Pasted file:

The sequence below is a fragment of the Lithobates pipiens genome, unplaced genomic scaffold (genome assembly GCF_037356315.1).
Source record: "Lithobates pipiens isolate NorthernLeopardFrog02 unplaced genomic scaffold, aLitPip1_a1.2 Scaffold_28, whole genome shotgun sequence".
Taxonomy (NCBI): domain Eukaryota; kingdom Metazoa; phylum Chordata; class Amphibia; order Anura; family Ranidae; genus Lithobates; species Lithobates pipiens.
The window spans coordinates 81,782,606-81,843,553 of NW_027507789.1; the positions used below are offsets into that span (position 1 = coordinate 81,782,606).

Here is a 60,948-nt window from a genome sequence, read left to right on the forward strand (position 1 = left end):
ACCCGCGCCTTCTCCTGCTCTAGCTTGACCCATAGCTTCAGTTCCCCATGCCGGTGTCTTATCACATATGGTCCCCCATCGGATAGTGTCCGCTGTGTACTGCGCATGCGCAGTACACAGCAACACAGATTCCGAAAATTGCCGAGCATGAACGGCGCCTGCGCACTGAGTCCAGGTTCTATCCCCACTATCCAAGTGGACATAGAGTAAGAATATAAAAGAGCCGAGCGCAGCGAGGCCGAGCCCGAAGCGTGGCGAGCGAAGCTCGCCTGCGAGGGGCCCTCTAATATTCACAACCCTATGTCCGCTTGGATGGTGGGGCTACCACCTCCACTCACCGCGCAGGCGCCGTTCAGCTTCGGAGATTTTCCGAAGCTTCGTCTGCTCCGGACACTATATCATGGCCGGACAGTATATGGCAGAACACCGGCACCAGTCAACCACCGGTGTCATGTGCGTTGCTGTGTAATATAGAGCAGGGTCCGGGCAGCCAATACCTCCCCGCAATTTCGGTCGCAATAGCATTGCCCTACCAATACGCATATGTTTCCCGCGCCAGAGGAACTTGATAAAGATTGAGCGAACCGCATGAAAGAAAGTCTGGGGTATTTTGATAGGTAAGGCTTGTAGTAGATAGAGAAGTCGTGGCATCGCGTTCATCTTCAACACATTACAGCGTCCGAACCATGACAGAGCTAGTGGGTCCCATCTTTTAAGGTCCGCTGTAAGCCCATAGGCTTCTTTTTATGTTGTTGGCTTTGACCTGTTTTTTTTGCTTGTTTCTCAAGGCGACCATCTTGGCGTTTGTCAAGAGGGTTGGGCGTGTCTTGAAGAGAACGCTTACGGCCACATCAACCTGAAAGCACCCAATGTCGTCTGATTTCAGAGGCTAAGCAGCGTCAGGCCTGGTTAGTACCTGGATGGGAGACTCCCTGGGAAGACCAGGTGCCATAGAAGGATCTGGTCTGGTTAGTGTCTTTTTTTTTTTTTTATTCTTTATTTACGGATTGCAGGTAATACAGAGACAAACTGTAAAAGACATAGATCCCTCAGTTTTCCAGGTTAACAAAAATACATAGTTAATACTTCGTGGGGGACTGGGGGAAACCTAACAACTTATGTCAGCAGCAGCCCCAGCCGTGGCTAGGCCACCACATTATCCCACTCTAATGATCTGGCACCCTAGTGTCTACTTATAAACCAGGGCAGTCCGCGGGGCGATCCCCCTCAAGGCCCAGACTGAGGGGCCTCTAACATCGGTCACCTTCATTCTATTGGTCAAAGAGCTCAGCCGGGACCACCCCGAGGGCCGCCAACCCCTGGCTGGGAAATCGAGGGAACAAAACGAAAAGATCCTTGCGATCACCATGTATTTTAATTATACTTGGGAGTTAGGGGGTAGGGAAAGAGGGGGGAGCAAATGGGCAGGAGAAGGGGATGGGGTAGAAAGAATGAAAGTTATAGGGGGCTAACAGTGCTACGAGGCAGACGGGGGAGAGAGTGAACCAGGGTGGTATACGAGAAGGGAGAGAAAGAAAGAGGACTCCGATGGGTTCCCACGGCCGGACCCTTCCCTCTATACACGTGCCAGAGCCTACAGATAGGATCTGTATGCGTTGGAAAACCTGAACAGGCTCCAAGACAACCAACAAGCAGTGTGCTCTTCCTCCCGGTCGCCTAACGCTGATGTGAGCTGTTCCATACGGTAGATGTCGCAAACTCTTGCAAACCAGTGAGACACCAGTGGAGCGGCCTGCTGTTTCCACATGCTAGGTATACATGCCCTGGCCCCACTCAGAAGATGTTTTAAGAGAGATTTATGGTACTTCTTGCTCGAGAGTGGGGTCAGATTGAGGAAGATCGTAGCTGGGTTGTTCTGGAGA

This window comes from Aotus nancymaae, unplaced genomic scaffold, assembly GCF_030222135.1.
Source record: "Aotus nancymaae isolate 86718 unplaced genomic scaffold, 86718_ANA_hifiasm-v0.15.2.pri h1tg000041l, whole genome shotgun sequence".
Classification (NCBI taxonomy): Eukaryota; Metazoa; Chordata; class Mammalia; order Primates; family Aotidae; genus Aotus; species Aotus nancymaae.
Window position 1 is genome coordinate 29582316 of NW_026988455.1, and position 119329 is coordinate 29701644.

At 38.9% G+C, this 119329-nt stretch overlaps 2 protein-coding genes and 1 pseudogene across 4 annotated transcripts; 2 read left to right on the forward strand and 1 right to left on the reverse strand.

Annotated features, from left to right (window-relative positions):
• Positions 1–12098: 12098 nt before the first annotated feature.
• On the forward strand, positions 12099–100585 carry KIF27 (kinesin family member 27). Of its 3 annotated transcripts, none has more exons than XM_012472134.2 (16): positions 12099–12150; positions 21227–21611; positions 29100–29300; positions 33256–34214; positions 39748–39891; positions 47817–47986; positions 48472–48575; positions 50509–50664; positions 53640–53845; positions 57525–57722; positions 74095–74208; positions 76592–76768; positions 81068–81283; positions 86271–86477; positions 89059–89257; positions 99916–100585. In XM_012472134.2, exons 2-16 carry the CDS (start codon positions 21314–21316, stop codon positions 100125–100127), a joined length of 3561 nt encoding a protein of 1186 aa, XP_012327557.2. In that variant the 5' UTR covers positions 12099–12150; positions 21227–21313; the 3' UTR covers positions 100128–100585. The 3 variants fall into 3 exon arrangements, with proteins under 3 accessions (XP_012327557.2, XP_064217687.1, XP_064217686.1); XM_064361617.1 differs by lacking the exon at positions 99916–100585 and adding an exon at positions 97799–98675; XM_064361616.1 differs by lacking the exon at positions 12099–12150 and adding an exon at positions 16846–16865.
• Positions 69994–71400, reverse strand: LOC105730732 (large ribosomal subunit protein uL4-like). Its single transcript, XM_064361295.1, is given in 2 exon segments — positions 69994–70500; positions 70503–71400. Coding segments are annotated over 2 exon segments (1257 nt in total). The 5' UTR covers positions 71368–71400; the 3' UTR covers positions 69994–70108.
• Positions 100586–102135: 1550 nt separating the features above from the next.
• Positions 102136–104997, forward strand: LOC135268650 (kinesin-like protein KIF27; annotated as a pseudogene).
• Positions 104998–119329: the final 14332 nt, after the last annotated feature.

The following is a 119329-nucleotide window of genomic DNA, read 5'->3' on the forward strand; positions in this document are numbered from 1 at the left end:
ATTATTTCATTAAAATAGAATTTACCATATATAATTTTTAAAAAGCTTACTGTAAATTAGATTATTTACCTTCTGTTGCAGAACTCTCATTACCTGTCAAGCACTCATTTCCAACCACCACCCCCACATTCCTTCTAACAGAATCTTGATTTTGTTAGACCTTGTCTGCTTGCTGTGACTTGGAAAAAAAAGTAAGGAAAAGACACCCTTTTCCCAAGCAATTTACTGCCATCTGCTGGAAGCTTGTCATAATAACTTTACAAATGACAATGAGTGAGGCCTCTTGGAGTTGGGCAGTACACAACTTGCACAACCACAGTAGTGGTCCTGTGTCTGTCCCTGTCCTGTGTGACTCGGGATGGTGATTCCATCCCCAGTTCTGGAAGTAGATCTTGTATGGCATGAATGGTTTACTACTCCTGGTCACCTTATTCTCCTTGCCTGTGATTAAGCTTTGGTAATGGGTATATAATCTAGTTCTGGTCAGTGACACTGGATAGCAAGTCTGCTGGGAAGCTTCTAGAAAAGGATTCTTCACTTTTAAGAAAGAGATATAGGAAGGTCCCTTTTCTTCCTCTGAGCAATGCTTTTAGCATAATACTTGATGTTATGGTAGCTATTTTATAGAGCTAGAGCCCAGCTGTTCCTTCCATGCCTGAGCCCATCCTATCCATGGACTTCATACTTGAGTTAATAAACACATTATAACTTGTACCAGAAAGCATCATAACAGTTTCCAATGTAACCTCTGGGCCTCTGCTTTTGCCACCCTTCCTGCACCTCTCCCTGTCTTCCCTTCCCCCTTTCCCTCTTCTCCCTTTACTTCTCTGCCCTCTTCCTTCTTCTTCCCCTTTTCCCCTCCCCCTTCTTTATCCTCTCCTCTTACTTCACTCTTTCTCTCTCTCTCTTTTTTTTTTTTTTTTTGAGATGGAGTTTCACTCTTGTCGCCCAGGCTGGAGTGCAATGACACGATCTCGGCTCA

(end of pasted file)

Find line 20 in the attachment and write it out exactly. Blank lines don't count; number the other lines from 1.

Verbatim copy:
ATTATTTCATTAAAATAGAATTTACCATATATAATTTTTAAAAAGCTTACTGTAAATTAGATTATTTACCTTCTGTTGCAGAACTCTCATTACCTGTCAAGCACTCATTTCCAACCACCACCCCCACATTCCTTCTAACAGAATCTTGATTTTGTTAGACCTTGTCTGCTTGCTGTGACTTGGAAAAAAAAGTAAGGAAAAGACACCCTTTTCCCAAGCAATTTACTGCCATCTGCTGGAAGCTTGTCATAATAACTTTACAAATGACAATGAGTGAGGCCTCTTGGAGTTGGGCAGTACACAACTTGCACAACCACAGTAGTGGTCCTGTGTCTGTCCCTGTCCTGTGTGACTCGGGATGGTGATTCCATCCCCAGTTCTGGAAGTAGATCTTGTATGGCATGAATGGTTTACTACTCCTGGTCACCTTATTCTCCTTGCCTGTGATTAAGCTTTGGTAATGGGTATATAATCTAGTTCTGGTCAGTGACACTGGATAGCAAGTCTGCTGGGAAGCTTCTAGAAAAGGATTCTTCACTTTTAAGAAAGAGATATAGGAAGGTCCCTTTTCTTCCTCTGAGCAATGCTTTTAGCATAATACTTGATGTTATGGTAGCTATTTTATAGAGCTAGAGCCCAGCTGTTCCTTCCATGCCTGAGCCCATCCTATCCATGGACTTCATACTTGAGTTAATAAACACATTATAACTTGTACCAGAAAGCATCATAACAGTTTCCAATGTAACCTCTGGGCCTCTGCTTTTGCCACCCTTCCTGCACCTCTCCCTGTCTTCCCTTCCCCCTTTCCCTCTTCTCCCTTTACTTCTCTGCCCTCTTCCTTCTTCTTCCCCTTTTCCCCTCCCCCTTCTTTATCCTCTCCTCTTACTTCACTCTTTCTCTCTCTCTCTTTTTTTTTTTTTTTTTGAGATGGAGTTTCACTCTTGTCGCCCAGGCTGGAGTGCAATGACACGATCTCGGCTCA